Victoria has surpassed all other states to deliver the best office leasing figures for the 12 months to June 2013 according to Savills Research, reporting a 36 per cent increase in total square metres leased.
National Head of Research, Tony Crabb, said 366,000 square metres in office leases were reported in Victoria during the period, compared to 320,000 square metres in New South Wales' and 260,000 square metres in Queensland.
The Savills data has revealed 273,403 square metres of leasing activity was located in the Central Melbourne office market, while 93,220 square metres were leased in Melbourne's suburban markets.
The majority of the central Melbourne leases (approximately 37 per cent) were in the Docklands precinct, while Government was the dominant sector in the suburbs totalling 56 per cent of the reported leasing activity.
However while Victoria led the nation on volume, New South Wales hold the mantle for the most transactions with 147, more than double Victoria’s 70. Queensland also had more reported deals with 110 transactions, while SA, WA and ACT totalled less than 100 between them.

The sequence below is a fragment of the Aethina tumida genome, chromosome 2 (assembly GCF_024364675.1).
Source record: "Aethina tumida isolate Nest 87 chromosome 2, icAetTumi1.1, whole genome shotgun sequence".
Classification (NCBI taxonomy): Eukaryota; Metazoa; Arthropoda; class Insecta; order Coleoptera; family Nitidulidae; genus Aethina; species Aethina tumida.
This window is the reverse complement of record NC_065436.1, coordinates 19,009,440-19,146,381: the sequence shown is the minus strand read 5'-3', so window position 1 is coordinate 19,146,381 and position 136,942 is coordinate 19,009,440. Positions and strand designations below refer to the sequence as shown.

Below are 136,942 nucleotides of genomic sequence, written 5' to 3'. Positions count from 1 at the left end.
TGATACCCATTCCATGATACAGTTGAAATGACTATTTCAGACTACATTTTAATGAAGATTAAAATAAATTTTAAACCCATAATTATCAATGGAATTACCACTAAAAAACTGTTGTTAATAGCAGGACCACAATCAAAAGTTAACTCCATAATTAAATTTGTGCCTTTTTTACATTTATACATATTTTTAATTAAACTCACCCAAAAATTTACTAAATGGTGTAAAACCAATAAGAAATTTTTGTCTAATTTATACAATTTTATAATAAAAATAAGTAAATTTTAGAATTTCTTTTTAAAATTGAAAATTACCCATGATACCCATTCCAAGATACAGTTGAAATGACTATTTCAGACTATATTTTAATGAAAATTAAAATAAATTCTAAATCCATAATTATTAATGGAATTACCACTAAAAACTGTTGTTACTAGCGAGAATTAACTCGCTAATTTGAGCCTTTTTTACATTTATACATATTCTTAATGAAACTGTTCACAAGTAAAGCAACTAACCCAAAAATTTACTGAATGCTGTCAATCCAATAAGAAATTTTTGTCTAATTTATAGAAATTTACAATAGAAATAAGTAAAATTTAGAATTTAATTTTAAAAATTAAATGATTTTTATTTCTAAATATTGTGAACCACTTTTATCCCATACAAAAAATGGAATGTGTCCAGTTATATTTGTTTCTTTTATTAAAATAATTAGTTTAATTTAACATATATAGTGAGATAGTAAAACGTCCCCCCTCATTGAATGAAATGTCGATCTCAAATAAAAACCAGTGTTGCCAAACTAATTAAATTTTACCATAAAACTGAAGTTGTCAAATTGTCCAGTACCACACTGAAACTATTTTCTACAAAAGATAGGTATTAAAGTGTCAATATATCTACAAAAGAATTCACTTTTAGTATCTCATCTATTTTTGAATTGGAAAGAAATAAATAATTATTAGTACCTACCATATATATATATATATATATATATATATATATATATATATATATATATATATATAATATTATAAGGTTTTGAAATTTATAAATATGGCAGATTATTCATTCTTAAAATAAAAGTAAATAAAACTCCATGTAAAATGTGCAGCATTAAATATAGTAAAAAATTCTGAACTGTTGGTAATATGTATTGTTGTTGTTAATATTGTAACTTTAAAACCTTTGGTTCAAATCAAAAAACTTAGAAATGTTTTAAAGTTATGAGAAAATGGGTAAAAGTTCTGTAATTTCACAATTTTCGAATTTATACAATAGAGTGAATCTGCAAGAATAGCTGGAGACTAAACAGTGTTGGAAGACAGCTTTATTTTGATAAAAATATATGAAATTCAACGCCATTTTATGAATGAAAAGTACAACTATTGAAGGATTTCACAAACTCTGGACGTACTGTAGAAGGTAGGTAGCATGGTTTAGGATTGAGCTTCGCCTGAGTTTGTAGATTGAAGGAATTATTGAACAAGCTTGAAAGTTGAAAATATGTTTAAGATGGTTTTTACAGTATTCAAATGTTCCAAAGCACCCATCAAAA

According to Savills Victorian State leasing directors, Nicholas Farley and Mark Rasmussen, the figures show a stronger demand for Victorian office property than might have been expected.
"Obviously the figures can be a bit misleading given the apparent discrepancy between square metres and the number of transactions, but the truth is that there is plenty of activity in the Victorian office leasing market and especially in Melbourne," Mr Farley said.
While the activity was reflective of a market characterised by strong fundamentals there was no denying that incentives were encouraging tenants into the market, Mr Rasmussen said.
"Incentives, are doing their job, as they always do, of enticing tenants to sign on the bottom line, but there is also no doubt that Melbourne’s office market is fundamentally strong, with the sort of diverse tenancy profile that works to help shield it from the worst of market downturns," Mr Rasmussen said.
"That's what makes the Melbourne market so resilient when compared with those in other states such as Perth and Brisbane, for example, where a heavy dependency on one sector of the economy, such as mining, can leave those cities vulnerable.”